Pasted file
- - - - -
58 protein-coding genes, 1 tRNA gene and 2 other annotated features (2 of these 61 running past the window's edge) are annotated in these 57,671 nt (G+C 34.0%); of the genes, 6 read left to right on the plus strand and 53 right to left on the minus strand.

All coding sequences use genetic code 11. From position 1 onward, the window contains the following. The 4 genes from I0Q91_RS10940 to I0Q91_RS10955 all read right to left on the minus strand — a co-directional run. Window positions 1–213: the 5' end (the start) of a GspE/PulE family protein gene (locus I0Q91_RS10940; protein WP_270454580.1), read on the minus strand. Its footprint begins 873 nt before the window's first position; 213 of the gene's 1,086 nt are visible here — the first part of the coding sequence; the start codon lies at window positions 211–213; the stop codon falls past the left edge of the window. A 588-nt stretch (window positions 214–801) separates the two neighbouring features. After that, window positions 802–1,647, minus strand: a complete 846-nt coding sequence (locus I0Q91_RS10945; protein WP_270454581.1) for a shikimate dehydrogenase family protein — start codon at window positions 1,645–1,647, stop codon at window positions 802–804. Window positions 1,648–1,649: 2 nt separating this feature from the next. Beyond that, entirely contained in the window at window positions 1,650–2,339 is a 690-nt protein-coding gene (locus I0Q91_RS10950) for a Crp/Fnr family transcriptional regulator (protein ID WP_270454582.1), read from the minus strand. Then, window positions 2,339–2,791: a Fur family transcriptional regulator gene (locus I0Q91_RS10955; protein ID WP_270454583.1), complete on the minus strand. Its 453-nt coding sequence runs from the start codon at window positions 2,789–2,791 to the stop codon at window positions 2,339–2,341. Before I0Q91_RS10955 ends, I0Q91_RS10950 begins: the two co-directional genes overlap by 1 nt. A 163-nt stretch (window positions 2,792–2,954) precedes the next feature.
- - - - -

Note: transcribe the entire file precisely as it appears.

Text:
58 protein-coding genes, 1 tRNA gene and 2 other annotated features (2 of these 61 running past the window's edge) are annotated in these 57,671 nt (G+C 34.0%); of the genes, 6 read left to right on the plus strand and 53 right to left on the minus strand.

All coding sequences use genetic code 11. From position 1 onward, the window contains the following. The 4 genes from I0Q91_RS10940 to I0Q91_RS10955 all read right to left on the minus strand — a co-directional run. Window positions 1–213: the 5' end (the start) of a GspE/PulE family protein gene (locus I0Q91_RS10940; protein WP_270454580.1), read on the minus strand. Its footprint begins 873 nt before the window's first position; 213 of the gene's 1,086 nt are visible here — the first part of the coding sequence; the start codon lies at window positions 211–213; the stop codon falls past the left edge of the window. A 588-nt stretch (window positions 214–801) separates the two neighbouring features. After that, window positions 802–1,647, minus strand: a complete 846-nt coding sequence (locus I0Q91_RS10945; protein WP_270454581.1) for a shikimate dehydrogenase family protein — start codon at window positions 1,645–1,647, stop codon at window positions 802–804. Window positions 1,648–1,649: 2 nt separating this feature from the next. Beyond that, entirely contained in the window at window positions 1,650–2,339 is a 690-nt protein-coding gene (locus I0Q91_RS10950) for a Crp/Fnr family transcriptional regulator (protein ID WP_270454582.1), read from the minus strand. Then, window positions 2,339–2,791: a Fur family transcriptional regulator gene (locus I0Q91_RS10955; protein ID WP_270454583.1), complete on the minus strand. Its 453-nt coding sequence runs from the start codon at window positions 2,789–2,791 to the stop codon at window positions 2,339–2,341. Before I0Q91_RS10955 ends, I0Q91_RS10950 begins: the two co-directional genes overlap by 1 nt. A 163-nt stretch (window positions 2,792–2,954) precedes the next feature.